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I saw The Bridge. IIRC, there are people who have been stopped from jumping only to do it at a later date, but most people who survive an attempt do realize they have other options.

The Bridge mentioned a suicide barrier but didn't really get into it. The article Pudding Crawl linked to tells more about it. It really is a horrible shame that they don't try anything.
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Old 11 February 2011, 12:19 PM
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I read somewhere (can't remember where, sorry) about an area where there was a bridge that was a popular suicide point, easy to jump off of and you were pretty much guaranteed not to survive. So the local authorities made the walls of the bridge higher to make it more difficult to jump off. The result - the suicide rate in the area dropped dramatically. Suggesting that the people who would otherwise have jumped off of the bridge largely chose not to commit suicide at all rather than simply finding another method.
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Old 12 February 2011, 02:05 AM
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I don't know if I should mention this personal anecdote, but I feel it's relevant: whenever my suicide attempts failed, it made me feel even more worthless. I thought "I have no control over anything in my life. I can't do anything. NFBSK, I can't even kill myself properly, for NFBSK's sake." It just sent me further into a hopeless, helpless state of depression.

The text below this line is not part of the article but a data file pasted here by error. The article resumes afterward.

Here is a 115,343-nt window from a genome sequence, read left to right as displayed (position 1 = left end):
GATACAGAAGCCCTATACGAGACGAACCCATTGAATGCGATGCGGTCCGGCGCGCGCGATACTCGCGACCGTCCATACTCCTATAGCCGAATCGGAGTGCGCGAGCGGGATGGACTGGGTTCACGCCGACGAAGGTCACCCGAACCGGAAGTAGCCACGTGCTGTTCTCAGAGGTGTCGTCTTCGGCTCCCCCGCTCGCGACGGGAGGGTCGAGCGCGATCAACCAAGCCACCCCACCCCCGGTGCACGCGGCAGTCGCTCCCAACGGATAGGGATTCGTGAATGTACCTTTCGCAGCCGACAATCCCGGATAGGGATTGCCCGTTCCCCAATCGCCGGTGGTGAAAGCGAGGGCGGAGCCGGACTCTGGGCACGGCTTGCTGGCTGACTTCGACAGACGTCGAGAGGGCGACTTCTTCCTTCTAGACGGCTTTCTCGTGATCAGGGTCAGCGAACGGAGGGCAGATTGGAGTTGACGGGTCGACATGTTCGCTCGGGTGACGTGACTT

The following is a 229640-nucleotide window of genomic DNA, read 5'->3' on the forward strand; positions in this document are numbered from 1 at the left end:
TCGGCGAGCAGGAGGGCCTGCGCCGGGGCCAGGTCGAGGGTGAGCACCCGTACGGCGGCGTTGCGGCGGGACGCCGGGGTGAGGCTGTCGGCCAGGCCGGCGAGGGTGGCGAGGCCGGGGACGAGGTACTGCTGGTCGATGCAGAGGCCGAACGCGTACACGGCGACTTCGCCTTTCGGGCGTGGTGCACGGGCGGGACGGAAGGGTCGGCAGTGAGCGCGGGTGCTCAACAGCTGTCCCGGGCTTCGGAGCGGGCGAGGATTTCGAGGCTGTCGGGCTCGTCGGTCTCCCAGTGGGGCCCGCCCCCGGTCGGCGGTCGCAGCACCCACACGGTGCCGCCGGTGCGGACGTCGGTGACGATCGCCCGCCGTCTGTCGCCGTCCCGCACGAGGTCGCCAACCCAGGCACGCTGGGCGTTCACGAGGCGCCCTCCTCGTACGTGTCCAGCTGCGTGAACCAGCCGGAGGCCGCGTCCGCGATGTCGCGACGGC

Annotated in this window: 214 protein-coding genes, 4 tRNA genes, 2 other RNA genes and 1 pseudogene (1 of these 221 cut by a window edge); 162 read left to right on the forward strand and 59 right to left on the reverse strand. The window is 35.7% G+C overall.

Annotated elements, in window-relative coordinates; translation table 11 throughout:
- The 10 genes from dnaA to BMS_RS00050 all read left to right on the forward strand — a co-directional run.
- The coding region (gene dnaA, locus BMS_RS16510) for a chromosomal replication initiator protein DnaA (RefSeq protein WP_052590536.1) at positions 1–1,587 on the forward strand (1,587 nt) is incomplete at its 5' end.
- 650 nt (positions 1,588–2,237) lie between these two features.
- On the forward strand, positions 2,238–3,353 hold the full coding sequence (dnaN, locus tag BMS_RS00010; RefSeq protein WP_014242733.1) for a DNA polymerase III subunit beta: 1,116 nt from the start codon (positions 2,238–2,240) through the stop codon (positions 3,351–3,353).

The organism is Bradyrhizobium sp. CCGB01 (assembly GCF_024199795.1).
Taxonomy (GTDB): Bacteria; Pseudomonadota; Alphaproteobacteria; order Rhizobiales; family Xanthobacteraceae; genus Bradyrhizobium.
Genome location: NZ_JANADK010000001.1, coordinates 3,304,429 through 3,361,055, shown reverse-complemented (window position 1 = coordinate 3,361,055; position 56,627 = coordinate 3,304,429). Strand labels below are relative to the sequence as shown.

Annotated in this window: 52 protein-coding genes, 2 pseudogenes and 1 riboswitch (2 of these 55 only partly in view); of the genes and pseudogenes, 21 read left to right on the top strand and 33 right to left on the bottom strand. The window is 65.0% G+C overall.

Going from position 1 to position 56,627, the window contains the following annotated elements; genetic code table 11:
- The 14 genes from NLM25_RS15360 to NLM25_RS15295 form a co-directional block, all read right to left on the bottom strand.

Without talking any more about a very personal subject, I'd just like to say that I was apparently part of the minority that didn't experience a change of heart, even after several attempts and several methods. It took a 180 degree change of my entire life circumstances over several years to climb out of that depression.
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Old 12 February 2011, 02:37 AM
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Cervus, you're not alone in what happened with you. I honestly couldn't tell you the number of times I tried to take my own life from April 1994 until October 2008. Waking up after the attempt, and realizing I had failed, was a miserable feeling. It would plunge me farther into the depression I had been trying to get away from. Like you, it took a major life change for me to stop.

For some people a failed suicide attempt is a wake up call that they need help and they go and get it and never try again. For others it's a temporary stop on the way to the next attempt.